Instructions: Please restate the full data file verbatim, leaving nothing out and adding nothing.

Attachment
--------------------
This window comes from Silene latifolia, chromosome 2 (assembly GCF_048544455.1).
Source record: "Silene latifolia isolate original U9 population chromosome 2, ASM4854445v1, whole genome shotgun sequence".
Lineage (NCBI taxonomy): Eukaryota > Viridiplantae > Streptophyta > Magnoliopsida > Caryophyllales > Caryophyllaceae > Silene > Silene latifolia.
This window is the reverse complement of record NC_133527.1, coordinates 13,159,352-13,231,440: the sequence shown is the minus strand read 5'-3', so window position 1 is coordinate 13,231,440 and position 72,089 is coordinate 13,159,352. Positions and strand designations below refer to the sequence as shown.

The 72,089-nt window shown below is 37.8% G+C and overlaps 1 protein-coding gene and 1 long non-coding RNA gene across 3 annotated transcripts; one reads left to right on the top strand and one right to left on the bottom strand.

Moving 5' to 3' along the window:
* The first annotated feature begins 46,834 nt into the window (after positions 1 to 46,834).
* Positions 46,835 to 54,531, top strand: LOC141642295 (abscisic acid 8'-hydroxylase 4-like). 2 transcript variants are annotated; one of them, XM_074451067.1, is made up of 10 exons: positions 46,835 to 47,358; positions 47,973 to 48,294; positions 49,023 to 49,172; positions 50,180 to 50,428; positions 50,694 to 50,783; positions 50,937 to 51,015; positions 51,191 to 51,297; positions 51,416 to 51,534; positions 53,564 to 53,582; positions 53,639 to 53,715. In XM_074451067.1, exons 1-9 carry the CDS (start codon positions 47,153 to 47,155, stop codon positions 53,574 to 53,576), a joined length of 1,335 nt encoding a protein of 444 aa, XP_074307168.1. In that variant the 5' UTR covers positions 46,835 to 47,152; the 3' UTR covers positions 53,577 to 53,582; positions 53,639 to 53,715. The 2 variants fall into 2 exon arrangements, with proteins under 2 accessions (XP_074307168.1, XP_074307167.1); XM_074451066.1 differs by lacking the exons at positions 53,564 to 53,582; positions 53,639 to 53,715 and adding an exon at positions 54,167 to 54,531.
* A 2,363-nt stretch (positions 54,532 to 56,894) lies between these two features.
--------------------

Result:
This window comes from Silene latifolia, chromosome 2 (assembly GCF_048544455.1).
Source record: "Silene latifolia isolate original U9 population chromosome 2, ASM4854445v1, whole genome shotgun sequence".
Lineage (NCBI taxonomy): Eukaryota > Viridiplantae > Streptophyta > Magnoliopsida > Caryophyllales > Caryophyllaceae > Silene > Silene latifolia.
This window is the reverse complement of record NC_133527.1, coordinates 13,159,352-13,231,440: the sequence shown is the minus strand read 5'-3', so window position 1 is coordinate 13,231,440 and position 72,089 is coordinate 13,159,352. Positions and strand designations below refer to the sequence as shown.

The 72,089-nt window shown below is 37.8% G+C and overlaps 1 protein-coding gene and 1 long non-coding RNA gene across 3 annotated transcripts; one reads left to right on the top strand and one right to left on the bottom strand.

Moving 5' to 3' along the window:
* The first annotated feature begins 46,834 nt into the window (after positions 1 to 46,834).
* Positions 46,835 to 54,531, top strand: LOC141642295 (abscisic acid 8'-hydroxylase 4-like). 2 transcript variants are annotated; one of them, XM_074451067.1, is made up of 10 exons: positions 46,835 to 47,358; positions 47,973 to 48,294; positions 49,023 to 49,172; positions 50,180 to 50,428; positions 50,694 to 50,783; positions 50,937 to 51,015; positions 51,191 to 51,297; positions 51,416 to 51,534; positions 53,564 to 53,582; positions 53,639 to 53,715. In XM_074451067.1, exons 1-9 carry the CDS (start codon positions 47,153 to 47,155, stop codon positions 53,574 to 53,576), a joined length of 1,335 nt encoding a protein of 444 aa, XP_074307168.1. In that variant the 5' UTR covers positions 46,835 to 47,152; the 3' UTR covers positions 53,577 to 53,582; positions 53,639 to 53,715. The 2 variants fall into 2 exon arrangements, with proteins under 2 accessions (XP_074307168.1, XP_074307167.1); XM_074451066.1 differs by lacking the exons at positions 53,564 to 53,582; positions 53,639 to 53,715 and adding an exon at positions 54,167 to 54,531.
* A 2,363-nt stretch (positions 54,532 to 56,894) lies between these two features.